10/07/2012 02:57 pm ET Updated Dec 07, 2012

How Washington's Inaction Could Put Us in an Economic Death Spiral

In all the fuss about the presidential elections, we seem to have all but forgotten about the bigger problem confronting America right now, and that is the upcoming 'fiscal cliff,' an unholy basket of tax hikes and spending cuts scheduled to hit in January if not averted by Congress (a level of fiscal tightening not seen since 1969 and the Vietnam War), and its inevitable sequel: the 'death spiral.'

Sure, since the Congressional Budget Office reported in August that the U.S. would likely go into a recession in 2013 as a result of the fiscal cliff, many economists have echoed this gloomy prognosis with varying degrees of alarm, but given the magnitude of the problem, it deserves a heck of a lot more analysis and attention. Regardless of who is in the White House next year, the solution requires the cooperation of both political parties, neither of which seems willing to bend, so I think it's time to sound the alarm.

Most of the discussion about the fiscal cliff only captures the medium-term consequences; beyond the potential 9% unemployment and 2.9% contraction in gross domestic product that it could usher in, there is a longer-term and more pernicious effect to be worried about, and that is the permanent damage that the US economy will suffer as a result of a prolonged recession.

It is obvious that steep budget cuts will directly impact employment (277,000 federal workers, 14% of the federal work force, could lose their jobs next year as a result) and hurt consumer spending as people lose their livelihood, but more importantly, if going over the fiscal cliff extends the recession by another two years, as the CBO fears it will, the U.S. will suffer a significant loss in productivity, a sharp decline in business morale, an erosion of its competitive edge, and a flight of investment capital out of the country. In today's credit-fueled business environment, lost productivity, declining market share, and capital deficiency can push companies quickly into bankruptcy or at least stall their growth even as global competition overtakes them.

The long-term damage to our economy by these elements, combined with tax increases that further erode individual and business liquidity (average tax increase of $3,500 per household according to the Tax Policy Center), will not just be severe but self-reinforcing, which could throw the U.S. into an economic death spiral.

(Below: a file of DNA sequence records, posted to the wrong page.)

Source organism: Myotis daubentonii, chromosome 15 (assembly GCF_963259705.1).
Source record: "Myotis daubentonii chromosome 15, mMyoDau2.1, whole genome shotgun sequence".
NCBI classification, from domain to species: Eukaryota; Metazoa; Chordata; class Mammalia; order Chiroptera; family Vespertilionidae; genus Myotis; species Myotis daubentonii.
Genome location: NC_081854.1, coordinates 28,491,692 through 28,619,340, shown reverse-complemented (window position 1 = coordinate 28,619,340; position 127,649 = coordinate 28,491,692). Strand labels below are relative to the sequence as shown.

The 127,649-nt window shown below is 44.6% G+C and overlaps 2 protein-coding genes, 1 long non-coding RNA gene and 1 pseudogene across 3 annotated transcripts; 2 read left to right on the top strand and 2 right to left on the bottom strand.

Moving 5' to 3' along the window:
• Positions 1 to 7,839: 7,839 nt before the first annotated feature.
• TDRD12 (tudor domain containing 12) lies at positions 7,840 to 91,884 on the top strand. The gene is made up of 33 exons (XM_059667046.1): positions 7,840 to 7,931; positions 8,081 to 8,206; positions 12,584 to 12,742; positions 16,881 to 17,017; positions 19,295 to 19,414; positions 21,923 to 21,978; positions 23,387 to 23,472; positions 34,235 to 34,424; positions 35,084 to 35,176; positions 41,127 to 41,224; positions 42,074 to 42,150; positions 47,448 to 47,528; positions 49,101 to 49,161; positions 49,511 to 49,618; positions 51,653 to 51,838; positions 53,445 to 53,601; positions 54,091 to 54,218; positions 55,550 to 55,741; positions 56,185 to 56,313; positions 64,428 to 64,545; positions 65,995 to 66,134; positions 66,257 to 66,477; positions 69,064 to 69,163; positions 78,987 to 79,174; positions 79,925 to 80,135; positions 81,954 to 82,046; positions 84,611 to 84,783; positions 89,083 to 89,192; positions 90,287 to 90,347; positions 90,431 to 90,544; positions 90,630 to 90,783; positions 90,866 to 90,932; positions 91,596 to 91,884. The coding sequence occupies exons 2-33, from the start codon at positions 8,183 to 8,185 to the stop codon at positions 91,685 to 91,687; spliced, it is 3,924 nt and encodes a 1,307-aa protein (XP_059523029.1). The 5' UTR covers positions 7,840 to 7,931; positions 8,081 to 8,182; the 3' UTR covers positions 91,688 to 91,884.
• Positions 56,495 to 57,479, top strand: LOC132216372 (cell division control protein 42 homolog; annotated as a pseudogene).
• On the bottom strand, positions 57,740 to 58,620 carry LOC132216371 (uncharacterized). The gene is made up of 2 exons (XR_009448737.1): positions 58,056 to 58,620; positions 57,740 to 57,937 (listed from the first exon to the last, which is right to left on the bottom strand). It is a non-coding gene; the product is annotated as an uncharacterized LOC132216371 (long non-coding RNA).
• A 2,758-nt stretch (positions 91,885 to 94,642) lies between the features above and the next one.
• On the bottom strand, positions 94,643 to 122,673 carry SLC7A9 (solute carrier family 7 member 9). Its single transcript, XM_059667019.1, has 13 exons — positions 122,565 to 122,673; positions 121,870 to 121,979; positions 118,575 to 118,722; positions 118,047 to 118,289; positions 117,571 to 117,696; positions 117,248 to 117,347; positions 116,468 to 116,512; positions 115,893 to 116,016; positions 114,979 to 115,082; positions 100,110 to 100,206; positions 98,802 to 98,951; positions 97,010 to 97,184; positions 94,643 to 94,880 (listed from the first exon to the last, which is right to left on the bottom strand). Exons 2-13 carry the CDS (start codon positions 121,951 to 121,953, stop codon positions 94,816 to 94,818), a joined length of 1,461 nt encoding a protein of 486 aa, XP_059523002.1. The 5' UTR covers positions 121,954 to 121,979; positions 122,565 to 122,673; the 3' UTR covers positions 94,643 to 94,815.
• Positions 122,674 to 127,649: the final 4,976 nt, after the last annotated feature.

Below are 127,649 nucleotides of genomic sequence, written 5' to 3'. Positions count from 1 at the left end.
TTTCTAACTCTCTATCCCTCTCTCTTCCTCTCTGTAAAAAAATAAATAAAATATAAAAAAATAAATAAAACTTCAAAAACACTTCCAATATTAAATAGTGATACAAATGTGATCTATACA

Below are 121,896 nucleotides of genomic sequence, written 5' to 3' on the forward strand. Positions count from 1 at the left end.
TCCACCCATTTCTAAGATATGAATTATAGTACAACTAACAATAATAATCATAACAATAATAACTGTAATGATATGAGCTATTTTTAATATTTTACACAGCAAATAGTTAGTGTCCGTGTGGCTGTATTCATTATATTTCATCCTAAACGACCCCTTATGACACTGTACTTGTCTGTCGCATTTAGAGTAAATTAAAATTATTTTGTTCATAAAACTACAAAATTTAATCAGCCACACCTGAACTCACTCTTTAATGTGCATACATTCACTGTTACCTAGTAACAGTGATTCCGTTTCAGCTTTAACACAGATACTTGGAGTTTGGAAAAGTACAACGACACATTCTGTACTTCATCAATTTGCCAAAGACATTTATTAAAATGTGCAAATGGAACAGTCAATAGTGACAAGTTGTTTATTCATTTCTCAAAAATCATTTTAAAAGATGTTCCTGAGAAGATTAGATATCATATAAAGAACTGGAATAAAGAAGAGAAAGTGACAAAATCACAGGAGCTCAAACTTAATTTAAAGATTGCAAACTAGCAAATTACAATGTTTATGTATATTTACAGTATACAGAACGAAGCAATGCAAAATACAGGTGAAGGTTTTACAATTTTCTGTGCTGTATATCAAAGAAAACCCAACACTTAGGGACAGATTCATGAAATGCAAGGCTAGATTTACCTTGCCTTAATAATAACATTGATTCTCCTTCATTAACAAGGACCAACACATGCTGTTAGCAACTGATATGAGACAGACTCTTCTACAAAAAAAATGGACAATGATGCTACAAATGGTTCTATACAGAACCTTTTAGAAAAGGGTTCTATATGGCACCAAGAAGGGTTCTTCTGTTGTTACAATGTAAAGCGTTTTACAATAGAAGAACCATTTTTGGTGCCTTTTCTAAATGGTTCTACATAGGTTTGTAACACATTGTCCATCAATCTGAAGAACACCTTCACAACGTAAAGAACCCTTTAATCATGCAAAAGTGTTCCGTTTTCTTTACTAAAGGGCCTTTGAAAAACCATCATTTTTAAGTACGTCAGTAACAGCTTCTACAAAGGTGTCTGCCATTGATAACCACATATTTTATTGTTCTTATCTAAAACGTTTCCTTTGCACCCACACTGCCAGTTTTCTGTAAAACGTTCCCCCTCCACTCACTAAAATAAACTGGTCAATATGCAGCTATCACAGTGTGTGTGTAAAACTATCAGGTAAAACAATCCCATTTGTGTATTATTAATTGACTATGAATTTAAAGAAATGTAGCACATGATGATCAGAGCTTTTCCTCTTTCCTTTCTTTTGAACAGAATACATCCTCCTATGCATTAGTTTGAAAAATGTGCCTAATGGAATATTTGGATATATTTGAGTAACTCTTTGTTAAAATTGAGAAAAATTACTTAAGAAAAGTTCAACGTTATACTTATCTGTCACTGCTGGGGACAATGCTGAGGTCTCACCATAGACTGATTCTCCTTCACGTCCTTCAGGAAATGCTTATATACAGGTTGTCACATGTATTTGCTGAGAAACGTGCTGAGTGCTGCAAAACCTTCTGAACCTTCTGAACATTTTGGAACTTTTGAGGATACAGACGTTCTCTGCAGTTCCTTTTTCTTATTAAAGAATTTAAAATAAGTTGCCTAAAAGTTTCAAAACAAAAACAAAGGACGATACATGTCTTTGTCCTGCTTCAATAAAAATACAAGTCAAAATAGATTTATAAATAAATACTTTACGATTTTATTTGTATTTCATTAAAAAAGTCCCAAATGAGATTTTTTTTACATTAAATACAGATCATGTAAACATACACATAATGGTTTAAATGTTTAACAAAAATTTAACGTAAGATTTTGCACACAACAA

Like a chain of dominoes, from manufacturing firms no longer able to compete in the global marketplace, services companies unable to hire more employees to service their clients due to a lack of capital, consumer products firms with no one to sell to, to banks staggering from delinquent loans and small businesses retrenching just to survive, the American dream will collapse over the next decade, and as that happens competitors such as China and India will take a growing share of the market and leave the U.S. so far behind that it will become almost impossible for us to recover.

Yet, despite all this, our politicians are unable to find partisan compromise on the fiscal cliff, although funnily enough, this issue represents something both Democrats and Republicans hate (spending cuts for the former and tax hikes for the latter), so it would seem that reaching agreement should be fairly easy. The fact that the two parties have been unable to do so points to the sheer dysfunction of our political system, and a clear indication that policy debates are no longer about results for the nation but about opportunism and posturing. This must change if the U.S. is to have any hope of real economic recovery, not to mention avoid the looming disaster directly ahead.

The alternative is an America that will become increasingly less relevant on the world stage, and eventually go from being a superpower to becoming a has-been. We can't allow this to happen.

Sanjay Sanghoee has worked at leading investment banks Lazard Freres and Dresdner Kleinwort Wasserstein as well as at a multi-billion dollar hedge fund. He has an MBA from Columbia Business School and is the author of two financial thrillers, including
Merger which the Chicago Tribune called "Timely, Gripping, and Original." Please visit for more information.